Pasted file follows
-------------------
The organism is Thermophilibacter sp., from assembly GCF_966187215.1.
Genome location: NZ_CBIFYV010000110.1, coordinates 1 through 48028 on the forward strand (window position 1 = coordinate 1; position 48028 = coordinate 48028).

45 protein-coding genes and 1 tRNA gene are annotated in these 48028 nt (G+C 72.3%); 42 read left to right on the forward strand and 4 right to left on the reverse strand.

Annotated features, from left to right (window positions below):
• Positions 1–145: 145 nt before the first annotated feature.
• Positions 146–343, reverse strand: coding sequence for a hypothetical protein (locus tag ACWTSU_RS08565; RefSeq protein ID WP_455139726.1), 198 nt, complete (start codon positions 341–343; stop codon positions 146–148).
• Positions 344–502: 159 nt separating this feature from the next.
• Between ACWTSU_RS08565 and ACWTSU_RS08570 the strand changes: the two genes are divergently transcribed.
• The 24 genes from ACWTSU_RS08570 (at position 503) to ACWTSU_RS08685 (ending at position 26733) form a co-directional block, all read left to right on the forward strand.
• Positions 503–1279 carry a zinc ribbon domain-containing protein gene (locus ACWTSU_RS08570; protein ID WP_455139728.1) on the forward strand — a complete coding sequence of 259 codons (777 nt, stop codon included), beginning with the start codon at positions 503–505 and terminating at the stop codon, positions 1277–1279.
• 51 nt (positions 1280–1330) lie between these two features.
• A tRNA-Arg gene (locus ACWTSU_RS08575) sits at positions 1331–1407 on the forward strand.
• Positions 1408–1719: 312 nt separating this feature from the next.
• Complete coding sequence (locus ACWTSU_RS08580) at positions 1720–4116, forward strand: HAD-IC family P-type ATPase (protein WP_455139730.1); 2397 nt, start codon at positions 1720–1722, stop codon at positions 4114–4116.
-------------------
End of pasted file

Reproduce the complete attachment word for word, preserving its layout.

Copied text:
The organism is Thermophilibacter sp., from assembly GCF_966187215.1.
Genome location: NZ_CBIFYV010000110.1, coordinates 1 through 48028 on the forward strand (window position 1 = coordinate 1; position 48028 = coordinate 48028).

45 protein-coding genes and 1 tRNA gene are annotated in these 48028 nt (G+C 72.3%); 42 read left to right on the forward strand and 4 right to left on the reverse strand.

Annotated features, from left to right (window positions below):
• Positions 1–145: 145 nt before the first annotated feature.
• Positions 146–343, reverse strand: coding sequence for a hypothetical protein (locus tag ACWTSU_RS08565; RefSeq protein ID WP_455139726.1), 198 nt, complete (start codon positions 341–343; stop codon positions 146–148).
• Positions 344–502: 159 nt separating this feature from the next.
• Between ACWTSU_RS08565 and ACWTSU_RS08570 the strand changes: the two genes are divergently transcribed.
• The 24 genes from ACWTSU_RS08570 (at position 503) to ACWTSU_RS08685 (ending at position 26733) form a co-directional block, all read left to right on the forward strand.
• Positions 503–1279 carry a zinc ribbon domain-containing protein gene (locus ACWTSU_RS08570; protein ID WP_455139728.1) on the forward strand — a complete coding sequence of 259 codons (777 nt, stop codon included), beginning with the start codon at positions 503–505 and terminating at the stop codon, positions 1277–1279.
• 51 nt (positions 1280–1330) lie between these two features.
• A tRNA-Arg gene (locus ACWTSU_RS08575) sits at positions 1331–1407 on the forward strand.
• Positions 1408–1719: 312 nt separating this feature from the next.
• Complete coding sequence (locus ACWTSU_RS08580) at positions 1720–4116, forward strand: HAD-IC family P-type ATPase (protein WP_455139730.1); 2397 nt, start codon at positions 1720–1722, stop codon at positions 4114–4116.